This article is from the National Sleep Foundation titled, "What Happens When You Sleep?" provides an interesting outline of what processes a person should go through in a normal night's sleep. Not getting any sleep at all for many, many days in a row will actually lead to death! The average person will die in 8 to 10 days if they don't sleep over that length of time; the longest anyone's known to have lived without sleep is 11 days. Additionally, most people will suffer permanent brain damage after being awake for between 6 to 8 days.
Those examples are extreme consequences associated with not getting enough sleep. Yet such serious issues emphasize the importance of finding a way to get your optimum amount of daily sleep. If no sleep at all is fatal than living everyday without adequate sleep is not healthy. The article describes during what sleep stages energy is created by the brain and body, it's also well documented that sleep improves daytime performance.
During sleep your neurological, endocrine and other body systems create the chemistry necessary for the continuation of your life itself but a more common concern for most is that these chemicals are required for simple, adequate daily functioning. Carrying a sleep debt means living with a constant deficiency of these chemicals necessary for a life of quality. A good night's sleep is about more than getting enough hours of sleep in a night but making sure the sleep you do get is of solid quality is crucial. If there is anything you can do to improve your sleep such as replacing a mattress and/or pillows, wearing earplugs if you live in a noisy area and if you or your partner snores resolve this because it's a sleep problem for both of you; neither the person trying to sleep through someone's snoring nor the person snoring is getting great sleep. Many of the products which work to prevent snoring also help to prevent sleep apnea, a common yet dangerous and sometimes fatal sleep disorder, read the packaging before purchasing if you're looking for something to help with this also. Consider any purchases made to improve your sleep as necessities for a healthy life. Maybe this information will inspire you to make important sleep related health changes such as prioritizing your sleep above other things you've felt were more important, because without a sleep restored body and mind you're not going to be a whole lot of good to the parts of your own life you've valued above your own sleep.
If you or someone you know has difficulties with sleep, take a browse through the other articles on the Sleep Foundation site and take a look at some of the durable medical goods they offer to aid in sleeping through their store. A number of the products they offer appear somewhat complicated and some are expensive, it would probably be best to consult with your doctor before making a purchase. Additionally, Amazon.com offers a number of high quality sleep aid products such as special pillows, mattress toppers, and even snore prevention devices which the wearer places inside their nose to widen the nostrils and allow for increased respiration; a couple examples are the Snorepin* and the SleepRight Breathing Aid*. The principle is the same as the disposable adhesive drug store products but apparently much more effective and there's no concern about these coming unstuck and falling off in the middle of the night. Even if snoring or sleep apnea aren't problems for you these little devices will increase your night-time oxygenation which shouldn't cause you any harm. If they don't already come in sets of two or more t's suggested to purchase at least two so you always have a clean set ready to wear.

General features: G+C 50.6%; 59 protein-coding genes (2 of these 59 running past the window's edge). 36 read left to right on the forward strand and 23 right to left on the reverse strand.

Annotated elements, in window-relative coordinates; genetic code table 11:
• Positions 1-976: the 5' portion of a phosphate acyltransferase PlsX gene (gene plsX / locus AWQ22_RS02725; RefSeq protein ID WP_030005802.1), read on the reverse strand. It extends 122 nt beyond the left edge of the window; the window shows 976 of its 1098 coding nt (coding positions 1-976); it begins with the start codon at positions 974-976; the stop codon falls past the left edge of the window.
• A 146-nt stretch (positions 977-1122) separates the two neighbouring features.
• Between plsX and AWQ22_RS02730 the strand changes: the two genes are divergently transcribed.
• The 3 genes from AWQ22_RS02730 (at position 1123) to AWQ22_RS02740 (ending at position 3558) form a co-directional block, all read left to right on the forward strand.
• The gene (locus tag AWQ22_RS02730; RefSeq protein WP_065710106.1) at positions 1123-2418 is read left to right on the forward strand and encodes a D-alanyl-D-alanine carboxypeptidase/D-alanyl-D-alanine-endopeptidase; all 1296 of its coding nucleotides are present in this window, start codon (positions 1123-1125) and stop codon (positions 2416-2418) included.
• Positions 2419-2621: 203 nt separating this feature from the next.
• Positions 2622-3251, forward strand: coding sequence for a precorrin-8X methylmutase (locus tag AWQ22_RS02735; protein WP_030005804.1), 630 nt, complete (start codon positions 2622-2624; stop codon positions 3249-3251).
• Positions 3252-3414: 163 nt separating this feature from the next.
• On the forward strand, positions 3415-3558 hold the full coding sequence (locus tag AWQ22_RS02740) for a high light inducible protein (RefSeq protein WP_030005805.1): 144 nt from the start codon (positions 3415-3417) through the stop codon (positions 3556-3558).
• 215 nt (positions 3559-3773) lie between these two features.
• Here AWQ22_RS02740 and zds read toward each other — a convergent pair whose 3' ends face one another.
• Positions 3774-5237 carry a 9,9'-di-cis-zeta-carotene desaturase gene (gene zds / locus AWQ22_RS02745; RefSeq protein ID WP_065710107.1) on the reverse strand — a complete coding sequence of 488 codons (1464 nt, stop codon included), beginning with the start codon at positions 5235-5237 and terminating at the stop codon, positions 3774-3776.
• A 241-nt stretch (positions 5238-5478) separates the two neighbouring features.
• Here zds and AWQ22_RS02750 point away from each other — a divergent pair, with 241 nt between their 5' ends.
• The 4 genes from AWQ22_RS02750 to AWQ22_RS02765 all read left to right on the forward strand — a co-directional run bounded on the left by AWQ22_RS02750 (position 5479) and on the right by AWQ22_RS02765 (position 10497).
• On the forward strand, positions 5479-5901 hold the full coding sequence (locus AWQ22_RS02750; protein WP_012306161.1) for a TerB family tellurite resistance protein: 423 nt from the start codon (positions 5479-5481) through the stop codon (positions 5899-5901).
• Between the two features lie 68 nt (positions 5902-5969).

Each of us needs a different amount of sleep per night on top of that we all have different rhythms for when it's best for us to go to sleep and wake in the morning; hence the idea of being a "night owl" or a "morning person". Each one of us must figure out our optimum sleep needs for ourselves. If you already know when and for how long you should sleep nightly but are finding it difficult to keep up with your needs, sit down and take a look at what parts of your day would be better and how much more quickly you might accomplish a task if you were to get more sleep each night. A large number of a day's inconveniences can be associated with carrying a sleep debt; forgetfulness, slow performance, making mistakes, errors of judgment, poor behavior towards others, lowered immune response, and even increased physical pain. If you're unsure of the best time of night for you to sleep and the amount of sleep you truly need then keep a sleep journal. In it each morning you'll keep track of when you slept each night, for how long and how you'd describe the quality of your sleep. In the evenings you'll record how you felt during the day. After doing this for a few weeks you'll notice correlations between how you feel in the day and the connections to the timing, quantity and quality of your sleep. Once you sort this out you know what you should do...